School cuts ‘hit special needs kids hardest’

Chris Heggie and his son Dylan. Picture: Ian Georgeson
Chris Heggie and his son Dylan. Picture: Ian Georgeson
Have your say

CUTS to schools spending will hit vulnerable Edinburgh pupils with special needs twice as hard as those without, critics have warned.

Professor Ben Paechter, assistant dean at Edinburgh Napier University, said all of the Capital’s children will suffer as teachers are forced to shoulder the workload created after £1.06 million is slashed from schools’ additional support needs (ASN) budgets.

The proposed cuts would hit children with a wide range of learning support needs – from those with conditions such as Asperger’s syndrome to pupils who speak English as an additional language and youngsters taught in hospital.

Prof Paechter – whose own son has Asperger’s and attends James Gillespie’s High – has calculated the cuts will mean a “per child” impact on Edinburgh’s most vulnerable youngsters which would be double the average effect of £16m in total savings across the children and families department over the next four years.

He was joined by union leaders and parents, who said school staff were “stretched to breaking point” and warned of “double-digit” job losses.

And leaders at Kindred – a voluntary organisation based at the Sick Kids Hospital and run by parents and carers of children with additional support needs – said they would launch a campaign against the cuts, while warning education chiefs were close to breaking the law on ASN provision.

Prof Paechter – number two at Edinburgh Napier’s faculty of engineering, computing and creative industries – said: “A society, or council, should judge itself by how it treats its most vulnerable citizens.

“Not providing adequately for growth in demand for special school provision, and not providing adequately for 
additional support needs in a mainstream setting, will result in additional pressures in every classroom and disadvantage to all children in Edinburgh.”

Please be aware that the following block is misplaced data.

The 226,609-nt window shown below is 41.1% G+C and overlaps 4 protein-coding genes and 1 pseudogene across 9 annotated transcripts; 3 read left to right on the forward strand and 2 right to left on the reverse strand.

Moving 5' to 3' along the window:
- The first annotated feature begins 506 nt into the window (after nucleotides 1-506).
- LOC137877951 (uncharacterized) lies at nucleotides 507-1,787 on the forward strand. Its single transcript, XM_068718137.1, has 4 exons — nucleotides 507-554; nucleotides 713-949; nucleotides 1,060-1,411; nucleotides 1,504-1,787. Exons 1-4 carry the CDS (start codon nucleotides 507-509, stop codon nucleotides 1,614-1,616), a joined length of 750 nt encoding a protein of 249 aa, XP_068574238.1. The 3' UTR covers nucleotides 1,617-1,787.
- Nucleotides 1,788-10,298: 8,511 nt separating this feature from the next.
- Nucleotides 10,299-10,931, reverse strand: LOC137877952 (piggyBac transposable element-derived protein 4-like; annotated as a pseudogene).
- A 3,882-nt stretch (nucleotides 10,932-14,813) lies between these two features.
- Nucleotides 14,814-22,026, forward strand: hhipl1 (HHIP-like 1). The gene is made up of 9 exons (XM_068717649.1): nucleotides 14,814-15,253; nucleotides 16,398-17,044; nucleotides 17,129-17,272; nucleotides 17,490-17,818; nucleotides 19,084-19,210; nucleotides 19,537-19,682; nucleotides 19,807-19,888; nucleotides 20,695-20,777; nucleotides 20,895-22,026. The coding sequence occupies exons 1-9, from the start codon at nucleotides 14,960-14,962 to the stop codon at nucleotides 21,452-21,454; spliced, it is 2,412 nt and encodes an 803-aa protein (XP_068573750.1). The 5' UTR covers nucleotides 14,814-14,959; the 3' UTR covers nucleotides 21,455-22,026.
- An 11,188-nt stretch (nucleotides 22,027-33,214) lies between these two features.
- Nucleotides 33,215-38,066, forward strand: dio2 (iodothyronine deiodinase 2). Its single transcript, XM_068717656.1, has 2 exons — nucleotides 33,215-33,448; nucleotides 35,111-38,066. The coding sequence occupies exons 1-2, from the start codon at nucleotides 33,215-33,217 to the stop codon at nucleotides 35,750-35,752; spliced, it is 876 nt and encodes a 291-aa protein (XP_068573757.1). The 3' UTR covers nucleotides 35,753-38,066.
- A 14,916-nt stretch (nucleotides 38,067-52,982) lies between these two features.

Education chiefs have proposed cutting nearly £600,000 from additional needs support budgets through a “significant” management re-structure, as well as an unspecified reduction in posts.

Further savings of around £460,000 would be achieved through staffing cuts and other changes in IT assistance for children with additional needs, as well as reductions to funding for specialist support in mainstream schools.

Kindred leaders warned education bosses could face a flood of tribunals.

Sophie Pilgrim, director, said: “The council is in danger of failing to provide adequately under the Additional Support Needs legislation.

“These children, therefore, are not being provided with an education that meets their needs – hence the danger of ASN tribunals. Every parent knows what it is like for their child in mainstream to have to cope when there is a child with additional needs in the class who is not adequately 

“It is really quite outrageous that the council is making these proposals while speaking about early intervention and trying to bring down the rapidly rising numbers of looked after children.”

Union leaders said it was difficult to see how frontline job losses could be avoided.

Alan McKenzie, acting general secretary of the Scottish Secondary Teachers Association, said: “There is the potential for double-figure job losses – given the degree of the budget cut, that’s my fear.

“If you don’t have the support staff then the role they perform has to be taken on by the teacher. And if it’s performed by the teacher then that’s taking away from the job they’re already doing, which is supporting other kids.”

Education leaders insisted investment to be put into ASN over the four-year savings period would mean a rise in overall spending of 2.3 per cent.

Councillor Paul Godzik, education leader, said: “Overall the council budget is being significantly squeezed, and we have no ability to raise additional revenue.

“However, we have published our draft budget five months in advance so the public can give us their feedback. We are engaging extensively with the public on our proposals but if people think our priorities are wrong or that they will substantially affect services, we want to hear from them as this is a two-way dialogue.”

‘I lay blame at council’s own door’

CHRIS Heggie, 50, whose son Dylan, ten, has Asperger’s and is on a low-dose course of Prozac because of stress caused by school work at Nether Currie Primary, said life had been made unbearable by inadequate classroom support.

He said: “The cuts have already been introduced by the back door – by not allocating audit support hours to individual children but giving schools responsibility for allocating them.

“I have to place blame at the council’s own door. Edinburgh council has wasted £1 billion-plus on an unpopular tram system and now they are trying to make children with additional support needs pay for their mistakes.”